Philly Joe Jones
Philly Joe Jones.jpg
Jones, c. 1970
Background information
Birth nameJoseph Rudolph Jones
Born(1923-07-15)July 15, 1923
Philadelphia, Pennsylvania, US
DiedAugust 30, 1985(1985-08-30) (aged 62)
Philadelphia, Pennsylvania, US
GenresJazz, hard bop, bebop, cool jazz, modal

Joseph Rudolph "Philly Joe" Jones (July 15, 1923 – August 30, 1985) was an American jazz drummer.[1]


Early career

As a child, Jones appeared as a featured tap dancer on The Kiddie Show on the Philadelphia radio station WIP.[2] He was in the US Army during World War II.[2]

In 1947 he became the house drummer at Café Society in New York City, where he played with the leading bebop players of the day, including Tadd Dameron. From 1955 to 1958, Jones toured and recorded with Miles Davis Quintet — a band that became known as "The Quintet" (along with Red Garland on piano, John Coltrane on sax, and Paul Chambers on bass).[3] Davis acknowledged that Jones was his favorite drummer,[3] and stated in his autobiography that he would always listen for Jones in other drummers.

From 1958, Jones worked as a leader, but continued to work as a sideman with other musicians, including Bill Evans and Hank Mobley. Evans, like Davis, also openly stated that Jones was his all-time favorite drummer.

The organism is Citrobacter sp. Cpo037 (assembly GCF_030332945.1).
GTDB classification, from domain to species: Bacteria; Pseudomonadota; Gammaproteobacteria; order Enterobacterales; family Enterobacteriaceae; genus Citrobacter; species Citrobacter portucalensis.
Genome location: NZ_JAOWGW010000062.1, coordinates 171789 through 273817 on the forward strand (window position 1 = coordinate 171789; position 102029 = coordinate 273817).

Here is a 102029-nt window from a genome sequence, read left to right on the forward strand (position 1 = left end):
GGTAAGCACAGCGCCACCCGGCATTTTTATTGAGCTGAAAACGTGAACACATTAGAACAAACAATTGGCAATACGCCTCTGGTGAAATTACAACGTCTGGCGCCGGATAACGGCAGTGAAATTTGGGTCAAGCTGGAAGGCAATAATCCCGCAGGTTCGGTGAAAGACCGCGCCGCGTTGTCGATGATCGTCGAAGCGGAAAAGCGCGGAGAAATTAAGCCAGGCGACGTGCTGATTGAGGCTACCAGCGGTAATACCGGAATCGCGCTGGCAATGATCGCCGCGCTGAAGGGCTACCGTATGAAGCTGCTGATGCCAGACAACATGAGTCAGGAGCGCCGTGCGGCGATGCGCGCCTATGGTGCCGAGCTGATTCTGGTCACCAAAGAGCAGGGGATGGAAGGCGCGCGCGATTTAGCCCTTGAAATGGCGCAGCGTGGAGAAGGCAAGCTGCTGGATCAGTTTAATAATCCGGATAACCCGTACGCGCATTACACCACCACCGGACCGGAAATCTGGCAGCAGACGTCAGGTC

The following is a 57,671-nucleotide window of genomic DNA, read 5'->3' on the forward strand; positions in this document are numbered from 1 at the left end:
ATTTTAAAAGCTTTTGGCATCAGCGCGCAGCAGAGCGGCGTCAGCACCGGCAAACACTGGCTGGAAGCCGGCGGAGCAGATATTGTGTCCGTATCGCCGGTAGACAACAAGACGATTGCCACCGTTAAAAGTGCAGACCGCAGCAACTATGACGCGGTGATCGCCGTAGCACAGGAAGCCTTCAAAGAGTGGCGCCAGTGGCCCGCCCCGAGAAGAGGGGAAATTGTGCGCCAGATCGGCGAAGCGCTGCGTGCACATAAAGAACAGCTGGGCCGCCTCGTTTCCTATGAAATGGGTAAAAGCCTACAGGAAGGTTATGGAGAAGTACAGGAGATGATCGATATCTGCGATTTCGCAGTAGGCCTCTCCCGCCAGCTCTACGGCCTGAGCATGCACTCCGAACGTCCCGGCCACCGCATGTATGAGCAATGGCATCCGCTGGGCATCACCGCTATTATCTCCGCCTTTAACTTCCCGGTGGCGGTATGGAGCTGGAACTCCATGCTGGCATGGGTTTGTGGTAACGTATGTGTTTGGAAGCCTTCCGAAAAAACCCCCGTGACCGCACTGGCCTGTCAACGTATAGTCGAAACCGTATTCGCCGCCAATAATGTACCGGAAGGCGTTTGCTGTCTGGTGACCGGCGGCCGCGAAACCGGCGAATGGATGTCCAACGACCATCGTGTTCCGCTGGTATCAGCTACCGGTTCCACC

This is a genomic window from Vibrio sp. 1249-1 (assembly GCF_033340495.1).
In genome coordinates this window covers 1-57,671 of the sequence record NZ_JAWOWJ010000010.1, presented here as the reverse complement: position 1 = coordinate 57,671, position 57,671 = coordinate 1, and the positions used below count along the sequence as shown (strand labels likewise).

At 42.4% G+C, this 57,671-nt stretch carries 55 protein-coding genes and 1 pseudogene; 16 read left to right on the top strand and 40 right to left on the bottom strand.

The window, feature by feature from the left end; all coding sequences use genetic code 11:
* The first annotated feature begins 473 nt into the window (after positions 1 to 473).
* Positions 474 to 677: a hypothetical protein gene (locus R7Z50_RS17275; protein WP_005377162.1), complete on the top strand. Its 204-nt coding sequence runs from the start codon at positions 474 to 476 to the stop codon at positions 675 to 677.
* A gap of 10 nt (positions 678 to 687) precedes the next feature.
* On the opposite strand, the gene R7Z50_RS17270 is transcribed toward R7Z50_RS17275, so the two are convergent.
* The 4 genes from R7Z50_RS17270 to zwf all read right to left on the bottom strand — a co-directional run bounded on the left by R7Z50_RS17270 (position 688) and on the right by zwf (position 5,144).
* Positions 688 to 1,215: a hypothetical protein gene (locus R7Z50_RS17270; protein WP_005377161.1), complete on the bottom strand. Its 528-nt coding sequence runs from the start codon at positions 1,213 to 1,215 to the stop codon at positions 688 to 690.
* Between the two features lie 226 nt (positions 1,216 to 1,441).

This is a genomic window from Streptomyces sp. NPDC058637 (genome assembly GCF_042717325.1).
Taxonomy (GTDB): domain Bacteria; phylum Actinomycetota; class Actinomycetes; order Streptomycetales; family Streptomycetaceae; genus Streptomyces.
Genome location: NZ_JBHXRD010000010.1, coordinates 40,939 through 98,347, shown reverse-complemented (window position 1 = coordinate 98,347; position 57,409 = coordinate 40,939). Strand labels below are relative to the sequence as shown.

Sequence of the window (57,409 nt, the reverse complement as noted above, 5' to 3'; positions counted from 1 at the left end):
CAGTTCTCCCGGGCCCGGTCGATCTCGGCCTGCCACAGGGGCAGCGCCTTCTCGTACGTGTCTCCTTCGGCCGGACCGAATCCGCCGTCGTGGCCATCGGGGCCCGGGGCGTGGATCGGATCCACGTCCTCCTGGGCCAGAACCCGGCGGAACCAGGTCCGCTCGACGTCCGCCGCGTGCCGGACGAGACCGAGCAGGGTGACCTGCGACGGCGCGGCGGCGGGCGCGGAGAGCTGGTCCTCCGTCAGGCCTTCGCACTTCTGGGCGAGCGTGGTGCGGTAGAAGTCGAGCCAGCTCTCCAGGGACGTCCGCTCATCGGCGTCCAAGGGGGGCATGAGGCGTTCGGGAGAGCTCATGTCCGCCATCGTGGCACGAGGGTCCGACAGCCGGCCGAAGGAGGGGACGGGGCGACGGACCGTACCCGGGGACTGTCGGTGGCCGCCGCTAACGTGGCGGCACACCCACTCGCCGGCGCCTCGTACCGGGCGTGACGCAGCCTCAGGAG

Between late 1967 and 1972 Jones lived in London and Paris,[4] performing and recording with musicians including Archie Shepp, Mal Waldron and Hank Mobley.[5] For two years (1967–69) Jones taught at a specially organized school in Hampstead, London, but was prevented from otherwise working in the UK by the Musicians' Union.[citation needed] His 1968 album Mo' Joe (also released as Trailways Express)[6] was recorded in London with local musicians (including Peter King, Harold McNair, Chris Pyne, Kenny Wheeler and others).[7]

Later years

Jones toured with Bill Evans in 1976 and 1978, recorded for Galaxy in 1977–79, and worked with Red Garland.[1] From 1981, Jones helped to found the group Dameronia, dedicated to the music of the composer Tadd Dameron, and led it until his death from a heart attack in 1985.[2]


As leader

As sideman


  1. ^ a b Yanow, Scott. "Philly Joe Jones Biography". AllMusic. Rovi Corporation. Retrieved December 23, 2013.
  2. ^ a b c Pareles, Jon (September 3, 1985). "Philly Joe Jones Dies at 62; Top Modern Jazz Drummer". The New York Times.
  3. ^ a b Carr, Ian; Priestley, Brian; Fairweather, Digby (2004). The Rough Guide to Jazz 3. Rough Guides. ISBN 978-1843532569.
  4. ^ "About Philly Joe Jones", MTV Artists.
  5. ^ "Philly Joe Jones Discography - session index",
  6. ^ "Philly Joe Jones – Trailways Express (aka Mo' Joe)", Dusty Groove.
  7. ^ "Philly Joe Jones: Mo' Joe – Credits", AllMusic.